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MRNA vaccine production continues to evolve, and scientists and biopharmaceutical industry leaders are increasingly optimistic about the potential of this new technology. Researchers are working to build on the success of mRNA vaccines during the COVID-19 pandemic and extend applications of the technology to additional areas, including other infectious diseases, cancer, autoimmune conditions, and genetic disorders.
But despite this promising upside, challenges remain, and the industry is also working to build on the experience gained during the pandemic to improve mRNA vaccine production processes. Contract development and manufacturing organization (CDMO) Samsung Biologics’ solution was to expand its mRNA capabilities in 2022, installing an end-to-end drug substance and drug product facility. The goal was to offer partners a one-stop-shop solution capable of sequencing and synthesizing mRNA, encapsulating the molecules with lipid nanoparticles, then packaging it in vials using a sterile fill/finish process. The process also involves maintaining ultra-cold chain storage conditions as low as minus 70 degrees Celsius.
“Frequent handling of mRNA in multiple locations increases contamination and degradation risks, but when the entire work stream from pDNA to vial is coordinated by one partner from a single location, transitions across development and production tasks run smoothly, maximizing efficiency and eliminating these potential risks,” wrote Samsung Biologics’ Pierre Catignol, Eexecutive Vvice Ppresident and Hhead of manufacturing, and Huisub Lim, lead scientist of mRNA manufacturing, in a recent white paper.
Samsung Biologics believes its unified approach will help establish it as a leading manufacturing and development partner for the next wave of innovative mRNA projects. The technology is evolving rapidly, and solving production challenges will be a key to ensuring that new technologies reach the public as quickly and safely as possible.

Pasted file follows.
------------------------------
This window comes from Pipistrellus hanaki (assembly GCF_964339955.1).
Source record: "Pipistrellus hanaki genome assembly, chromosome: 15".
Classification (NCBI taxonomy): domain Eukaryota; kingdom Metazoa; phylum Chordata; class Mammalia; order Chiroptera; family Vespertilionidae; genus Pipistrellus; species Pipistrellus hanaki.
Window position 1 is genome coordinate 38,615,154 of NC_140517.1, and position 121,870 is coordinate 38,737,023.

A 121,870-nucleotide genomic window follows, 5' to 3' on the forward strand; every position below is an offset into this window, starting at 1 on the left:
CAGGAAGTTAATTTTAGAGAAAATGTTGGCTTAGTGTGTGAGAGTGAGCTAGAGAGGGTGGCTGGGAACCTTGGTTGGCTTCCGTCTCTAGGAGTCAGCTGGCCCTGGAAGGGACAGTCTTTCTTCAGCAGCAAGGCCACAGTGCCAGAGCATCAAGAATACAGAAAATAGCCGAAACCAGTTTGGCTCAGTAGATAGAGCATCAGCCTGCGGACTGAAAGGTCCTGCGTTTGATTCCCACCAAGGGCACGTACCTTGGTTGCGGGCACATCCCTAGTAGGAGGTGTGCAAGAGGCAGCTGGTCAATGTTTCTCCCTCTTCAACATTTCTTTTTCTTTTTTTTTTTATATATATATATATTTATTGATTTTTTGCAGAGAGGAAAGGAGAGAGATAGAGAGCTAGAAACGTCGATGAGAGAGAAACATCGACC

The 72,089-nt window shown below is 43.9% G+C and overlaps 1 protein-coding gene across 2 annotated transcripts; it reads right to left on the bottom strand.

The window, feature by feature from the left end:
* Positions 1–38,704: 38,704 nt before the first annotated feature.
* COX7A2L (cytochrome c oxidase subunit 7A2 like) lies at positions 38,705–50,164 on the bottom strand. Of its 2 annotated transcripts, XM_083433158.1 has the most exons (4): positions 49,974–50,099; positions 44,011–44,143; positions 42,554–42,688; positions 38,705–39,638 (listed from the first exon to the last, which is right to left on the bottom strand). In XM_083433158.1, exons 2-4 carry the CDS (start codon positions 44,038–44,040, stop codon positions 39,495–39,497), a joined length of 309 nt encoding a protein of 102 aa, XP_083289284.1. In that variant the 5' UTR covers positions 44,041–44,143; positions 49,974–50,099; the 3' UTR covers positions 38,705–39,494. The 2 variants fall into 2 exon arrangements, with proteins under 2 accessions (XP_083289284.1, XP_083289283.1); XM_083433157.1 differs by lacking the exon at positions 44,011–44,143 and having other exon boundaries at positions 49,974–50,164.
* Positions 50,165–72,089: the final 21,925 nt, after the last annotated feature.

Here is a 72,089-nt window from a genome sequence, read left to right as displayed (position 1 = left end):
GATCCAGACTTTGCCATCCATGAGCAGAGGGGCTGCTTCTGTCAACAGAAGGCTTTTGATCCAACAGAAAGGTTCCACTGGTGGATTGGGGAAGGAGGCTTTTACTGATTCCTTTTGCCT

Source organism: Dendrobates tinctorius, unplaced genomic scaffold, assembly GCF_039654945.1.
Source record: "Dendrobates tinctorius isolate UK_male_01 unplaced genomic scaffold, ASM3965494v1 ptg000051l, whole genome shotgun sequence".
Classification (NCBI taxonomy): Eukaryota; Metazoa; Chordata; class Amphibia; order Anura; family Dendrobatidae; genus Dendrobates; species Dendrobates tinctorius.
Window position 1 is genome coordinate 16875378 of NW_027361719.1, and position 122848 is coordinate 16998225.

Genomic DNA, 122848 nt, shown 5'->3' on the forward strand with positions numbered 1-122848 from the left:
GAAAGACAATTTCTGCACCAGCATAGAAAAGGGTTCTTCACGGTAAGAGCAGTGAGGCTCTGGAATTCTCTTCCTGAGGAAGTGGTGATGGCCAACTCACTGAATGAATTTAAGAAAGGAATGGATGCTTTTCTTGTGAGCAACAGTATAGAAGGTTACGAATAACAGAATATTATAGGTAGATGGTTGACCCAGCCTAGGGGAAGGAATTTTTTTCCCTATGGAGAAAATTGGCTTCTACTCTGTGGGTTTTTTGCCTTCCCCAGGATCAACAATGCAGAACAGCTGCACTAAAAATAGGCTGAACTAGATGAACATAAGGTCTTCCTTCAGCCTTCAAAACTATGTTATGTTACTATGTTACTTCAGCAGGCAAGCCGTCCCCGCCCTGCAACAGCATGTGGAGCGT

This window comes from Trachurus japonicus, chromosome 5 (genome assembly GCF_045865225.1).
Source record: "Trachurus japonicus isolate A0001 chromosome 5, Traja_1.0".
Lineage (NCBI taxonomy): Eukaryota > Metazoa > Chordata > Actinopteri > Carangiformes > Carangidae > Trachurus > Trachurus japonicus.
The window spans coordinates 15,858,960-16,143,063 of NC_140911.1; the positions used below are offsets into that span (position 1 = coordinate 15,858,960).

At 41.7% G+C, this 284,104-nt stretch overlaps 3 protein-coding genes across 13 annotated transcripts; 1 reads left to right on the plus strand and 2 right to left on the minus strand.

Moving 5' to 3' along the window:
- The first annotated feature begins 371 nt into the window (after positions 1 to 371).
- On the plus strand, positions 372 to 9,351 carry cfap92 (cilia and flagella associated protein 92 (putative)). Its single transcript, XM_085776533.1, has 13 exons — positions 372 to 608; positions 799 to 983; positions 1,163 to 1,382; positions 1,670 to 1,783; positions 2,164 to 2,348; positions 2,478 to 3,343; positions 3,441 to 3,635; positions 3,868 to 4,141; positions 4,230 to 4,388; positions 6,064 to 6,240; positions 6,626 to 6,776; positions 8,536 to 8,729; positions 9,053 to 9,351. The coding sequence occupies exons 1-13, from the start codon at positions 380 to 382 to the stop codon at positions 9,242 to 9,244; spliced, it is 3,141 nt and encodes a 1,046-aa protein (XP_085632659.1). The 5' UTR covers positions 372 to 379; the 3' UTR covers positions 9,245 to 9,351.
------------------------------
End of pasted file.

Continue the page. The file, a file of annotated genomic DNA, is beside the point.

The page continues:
Benefits of mRNA Vaccine Production
One of the crucial advantages of mRNA vaccine production is its remarkable speed. Unlike traditional vaccines, which require time-consuming and complex processes such as growing the virus in cells, mRNA vaccines can be rapidly designed and manufactured once the genetic sequence of the target pathogen is known. This speed allows for a swift response to emerging infectious diseases, as demonstrated by the successful development of mRNA COVID-19 vaccines in record time.
While mRNA vaccines have garnered significant attention due to their role in combating the COVID-19 pandemic, their potential applications extend far beyond this single virus. The versatility of mRNA platforms could allow for the rapid development of vaccines against various infectious diseases, including influenza, Zika virus, Ebola, HIV, and more. Ongoing research is also exploring the potential of mRNA vaccines in providing targeted responses to noninfectious diseases such as cancer and autoimmune disorders.